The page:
If you have ever purchased a bottle of sunscreen, you have probably asked the question What is SPF?, SPF is an acronym for “Sun Protection Factor” and it is designed to help us estimate how long we can remain exposed to the sun without getting burned.
Sunscreens and their corresponding SPF numbers were created back in the early sixties as a way to measure the effectiveness of various lotions in stopping the damaging effects of ultraviolet rays on the skin. The sun is known to emit a couple of different kinds of rays. Ultraviolet A, or UVA rays, are long waves, and ultraviolet B (UVB) are short waves.
In simple terms, UVB waves are recognized as those that generally cause sunburn, while UVA waves are often connected with more long term skin damage. SPF numbers identify a sunscreen’s ability to guard against these sunburn-causing waves.
What is SPF – Why it is Important
The need for sunscreen is very important as the ultraviolet rays produced by the sun are capable of changing the DNA of the skin. This can often lead to genetic mutations in the structure of the skin’s layers and that can eventually manifest into cancer.
The World Health Organization and other groups have identified ultraviolet radiation as the leading cause for multiple types of skin cancer such as melanoma. Overall, its negative health effects impact more than one million people around the globe every year.
What is SPF – The numbers
SPF numbers were essentially designed as a way to measure the stopping power of sunscreens in blocking these dangerous UV rays. These numbers are not 100% accurate but can give a consumer a good idea of how long they could be protected from long term exposure to the sun.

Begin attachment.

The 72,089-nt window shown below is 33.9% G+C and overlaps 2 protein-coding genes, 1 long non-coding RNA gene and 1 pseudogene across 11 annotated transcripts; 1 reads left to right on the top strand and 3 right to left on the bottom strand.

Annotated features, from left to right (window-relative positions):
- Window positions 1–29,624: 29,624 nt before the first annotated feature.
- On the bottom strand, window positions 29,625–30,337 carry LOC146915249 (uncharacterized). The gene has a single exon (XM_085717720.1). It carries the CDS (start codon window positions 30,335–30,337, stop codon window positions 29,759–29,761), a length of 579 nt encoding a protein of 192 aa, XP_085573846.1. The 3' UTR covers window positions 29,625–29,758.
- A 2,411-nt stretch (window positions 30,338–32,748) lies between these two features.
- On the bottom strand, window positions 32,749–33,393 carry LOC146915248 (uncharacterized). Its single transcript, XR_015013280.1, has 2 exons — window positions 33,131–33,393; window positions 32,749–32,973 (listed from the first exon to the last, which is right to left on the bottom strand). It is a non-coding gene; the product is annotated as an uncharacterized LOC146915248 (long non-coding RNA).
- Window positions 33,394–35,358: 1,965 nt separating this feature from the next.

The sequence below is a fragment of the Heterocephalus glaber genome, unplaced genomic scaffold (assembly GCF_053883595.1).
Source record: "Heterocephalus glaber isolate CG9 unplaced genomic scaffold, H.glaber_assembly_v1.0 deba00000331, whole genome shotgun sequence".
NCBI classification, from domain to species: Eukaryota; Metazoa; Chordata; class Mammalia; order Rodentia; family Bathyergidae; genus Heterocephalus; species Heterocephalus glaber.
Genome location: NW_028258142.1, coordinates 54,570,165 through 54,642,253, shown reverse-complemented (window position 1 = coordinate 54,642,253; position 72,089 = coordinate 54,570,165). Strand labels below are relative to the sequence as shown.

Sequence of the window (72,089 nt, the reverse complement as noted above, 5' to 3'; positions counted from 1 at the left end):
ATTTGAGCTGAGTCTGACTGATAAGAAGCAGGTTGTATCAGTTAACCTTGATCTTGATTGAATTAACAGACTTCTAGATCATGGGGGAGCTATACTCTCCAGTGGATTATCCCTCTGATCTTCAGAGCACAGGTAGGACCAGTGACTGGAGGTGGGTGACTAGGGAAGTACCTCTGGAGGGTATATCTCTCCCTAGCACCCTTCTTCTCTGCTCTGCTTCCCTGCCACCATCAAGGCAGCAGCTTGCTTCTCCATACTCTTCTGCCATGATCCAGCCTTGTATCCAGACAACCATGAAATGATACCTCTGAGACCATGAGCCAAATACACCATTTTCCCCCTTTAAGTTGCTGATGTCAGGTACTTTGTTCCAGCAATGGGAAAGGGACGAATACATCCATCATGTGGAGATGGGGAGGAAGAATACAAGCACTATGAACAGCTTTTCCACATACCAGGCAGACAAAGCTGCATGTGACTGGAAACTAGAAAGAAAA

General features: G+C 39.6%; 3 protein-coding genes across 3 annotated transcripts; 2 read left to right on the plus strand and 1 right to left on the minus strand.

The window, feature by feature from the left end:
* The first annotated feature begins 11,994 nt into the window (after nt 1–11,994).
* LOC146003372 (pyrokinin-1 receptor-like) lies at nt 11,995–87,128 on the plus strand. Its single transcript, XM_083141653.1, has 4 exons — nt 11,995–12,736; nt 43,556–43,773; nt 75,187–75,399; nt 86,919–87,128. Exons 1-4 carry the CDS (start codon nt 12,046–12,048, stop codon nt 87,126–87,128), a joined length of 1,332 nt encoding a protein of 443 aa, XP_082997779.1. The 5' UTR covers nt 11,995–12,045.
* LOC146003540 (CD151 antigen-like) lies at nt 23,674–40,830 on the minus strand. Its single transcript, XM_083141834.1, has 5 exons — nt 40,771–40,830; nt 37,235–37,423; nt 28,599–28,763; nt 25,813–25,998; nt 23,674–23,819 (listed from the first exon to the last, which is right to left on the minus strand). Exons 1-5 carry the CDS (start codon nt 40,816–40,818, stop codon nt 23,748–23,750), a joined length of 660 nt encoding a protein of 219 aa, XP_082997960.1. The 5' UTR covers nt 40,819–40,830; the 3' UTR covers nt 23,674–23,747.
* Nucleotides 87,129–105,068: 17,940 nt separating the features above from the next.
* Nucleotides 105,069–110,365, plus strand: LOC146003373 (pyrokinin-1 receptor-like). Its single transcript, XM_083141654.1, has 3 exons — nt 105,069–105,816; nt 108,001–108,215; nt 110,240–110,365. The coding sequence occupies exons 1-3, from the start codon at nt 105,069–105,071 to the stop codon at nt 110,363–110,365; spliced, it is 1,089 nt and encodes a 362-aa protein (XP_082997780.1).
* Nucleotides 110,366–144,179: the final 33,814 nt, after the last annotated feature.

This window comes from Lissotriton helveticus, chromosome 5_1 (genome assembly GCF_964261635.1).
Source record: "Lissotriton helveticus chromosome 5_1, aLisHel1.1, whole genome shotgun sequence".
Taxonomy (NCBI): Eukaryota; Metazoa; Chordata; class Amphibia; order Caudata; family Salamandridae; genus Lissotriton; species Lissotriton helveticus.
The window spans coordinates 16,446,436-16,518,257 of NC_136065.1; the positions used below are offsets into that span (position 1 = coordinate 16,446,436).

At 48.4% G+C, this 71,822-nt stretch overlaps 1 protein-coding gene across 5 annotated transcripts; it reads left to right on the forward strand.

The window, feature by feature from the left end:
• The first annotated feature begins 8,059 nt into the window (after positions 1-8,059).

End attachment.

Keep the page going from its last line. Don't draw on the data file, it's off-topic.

The system is somewhat subjective in that you take the average amount of time that it would normally take you to burn in the sun and multiply those minutes by the SPF number to determine a “safe” exposure window. In addition, the scales don’t really take into account your current activity levels, type of clothing being worn, and other key things that could detract from its ability to protect your skin.
As an example of how it works, if you would normally start burning after a period of 10 minutes in the sun, a SPF 30 sunblock would potentially offer you about 300 minutes of protection.
In simple terms, the answer to “What is SPF” comes down to how long it takes the sun to redden your skin once the sunscreen is applied. The higher the SPF number, the longer this process will take. Again, this measurement is critical because once the skin begins to redden, sunburn and other far more damaging effects can result soon after.
In the end, it’s far more important to have a complete understanding of ultraviolet light and how it may lead to some serious health problems in the future versus answering the What is SPF? question. Skin cancer is a very serious disease and it’s crucial that you protect yourself from UV rays whether you are indoors or out.